Menopause is a biologically normal process. Women between the ages of 40 and 50 can have menopause. A diagnosis may be given once 12 months have passed with no menstruation.
This article is about hormone therapy given at the time of menopause. Read the article further to learn about it.
What is Menopause?
The menstrual cycle of a woman ends when she reaches menopause. In general, menopause refers to the phase that occurs when a woman stops getting her period.
Upon birth, a female has a full set of eggs that are kept in her ovaries. They produce the hormones oestrogen and progesterone in their ovaries, which regulate ovulation and menstruation. When the ovaries stop producing eggs, menopause sets in, and periods end.
What Are the Symptoms of Menopause?
The journey toward menopause is different for every woman. When menopause happens quickly or over a shorter period, symptoms tend to be more severe.
Ovarian health issues (such as cancer or a hysterectomy) and lifestyle factors (such as smoking) may exacerbate and prolong the intensity and duration of symptoms.
Perimenopause, menopause, and postmenopause have similar symptoms apart from menstrual cycle changes.
These symptomsmay occur in the months or years before menopause (perimenopause):
- Mood swings
- Reduced breast size
- Intense feelings of heat
- Hair loss and skin dryness
- Sweating throughout the night
- Absence of a regular menstrual cycle
- Having a feeling of dryness in the vaginal region
- Putting on weight and a sluggish metabolism
Periods might stop for a month and then start up again, or they can stop for a few months and then start up again. Moreover, periods may occur more often since their cycles are shorter. You can still become pregnant if your periods are irregular. Think about getting a pregnancy test if you haven’t had your period in a while and aren’t sure whether you’ve already entered the menopausal transition.
What is Hormone Therapy?
Hormone therapy is a treatment to alleviate the usual menopausal symptoms and deal with the lasting biological changes. During and after menopause, a woman’s body naturally produces less oestrogen and progesterone, which may lead to adverse health consequences including bone loss.
For Menopausal hormone therapy, doctors may prescribe oestrogen replacement therapy (ERT) with either oestrogen alone or oestrogen in combination with progestin. A synthetic hormone with significant effects on progesterone.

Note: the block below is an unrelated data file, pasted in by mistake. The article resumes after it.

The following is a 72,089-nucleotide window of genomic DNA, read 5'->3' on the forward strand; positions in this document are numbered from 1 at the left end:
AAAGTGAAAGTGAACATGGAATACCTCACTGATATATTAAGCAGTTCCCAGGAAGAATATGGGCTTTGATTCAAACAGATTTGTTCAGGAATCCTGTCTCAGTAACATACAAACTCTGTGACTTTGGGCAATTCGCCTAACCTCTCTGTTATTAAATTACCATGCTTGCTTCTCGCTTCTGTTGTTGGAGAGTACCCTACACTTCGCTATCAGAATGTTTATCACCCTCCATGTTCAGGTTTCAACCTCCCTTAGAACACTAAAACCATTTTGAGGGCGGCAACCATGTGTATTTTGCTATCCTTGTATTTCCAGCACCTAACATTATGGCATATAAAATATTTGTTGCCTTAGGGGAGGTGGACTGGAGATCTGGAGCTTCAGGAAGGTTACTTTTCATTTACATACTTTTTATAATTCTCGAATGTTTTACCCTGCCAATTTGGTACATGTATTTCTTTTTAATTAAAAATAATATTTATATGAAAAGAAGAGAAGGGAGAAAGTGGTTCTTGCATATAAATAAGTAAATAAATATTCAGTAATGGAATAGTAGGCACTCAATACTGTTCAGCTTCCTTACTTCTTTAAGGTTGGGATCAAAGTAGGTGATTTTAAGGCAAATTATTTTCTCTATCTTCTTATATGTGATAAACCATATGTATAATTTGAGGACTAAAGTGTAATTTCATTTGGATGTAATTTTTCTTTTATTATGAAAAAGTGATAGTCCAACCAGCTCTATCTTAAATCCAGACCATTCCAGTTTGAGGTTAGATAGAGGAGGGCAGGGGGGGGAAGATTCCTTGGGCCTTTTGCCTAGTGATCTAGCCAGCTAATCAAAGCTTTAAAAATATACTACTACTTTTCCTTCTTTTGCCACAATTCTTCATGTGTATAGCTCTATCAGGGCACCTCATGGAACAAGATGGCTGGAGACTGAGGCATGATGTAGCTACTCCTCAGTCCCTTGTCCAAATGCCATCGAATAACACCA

Estrogen in combination with progesterone is the standard treatment for MHT in women with uteruses (who have not had a hysterectomy). This is because endometrial cancer risk is elevated in estrogen-deficient women.
Nevertheless, combining oestrogen with progestin is not. Women who have undergone a hysterectomy are only suitable for treatment with oestrogen.
Signs and symptoms of menopause are often sufficient to inform the majority of women that they have begun the menopausal transition. Consult your doctor if you have concerns about irregular periods. In some instances, further testing may be needed.
Usually, no tests are required to identify menopause. However, your doctor may order blood tests in some cases to determine your levels of:
- Follicle-stimulating hormone (FSH) and oestrogen (estradiol), since menopause causes a rise in FSH levels and a drop in estradiol levels.
- Thyroid-stimulating hormone (TSH), as an underactive thyroid (hypothyroidism), may induce menopause-like symptoms.
There are available over-the-counter medical diagnostics for measuring FSH levels in urine. The tests might determine whether you have increased FSH levels and are perhaps perimenopausal or menopausal. Due to the fluctuations in Follicle stimulating hormones at home, FSH testing cannot definitively give a diagnosis.
Hormone Replacement Therapy Benefits
- Reduces the Discomfort Associated With Menopause
Everyone goes through menopause in a different way. Some women’s symptoms are so minor that they don’t need medical attention.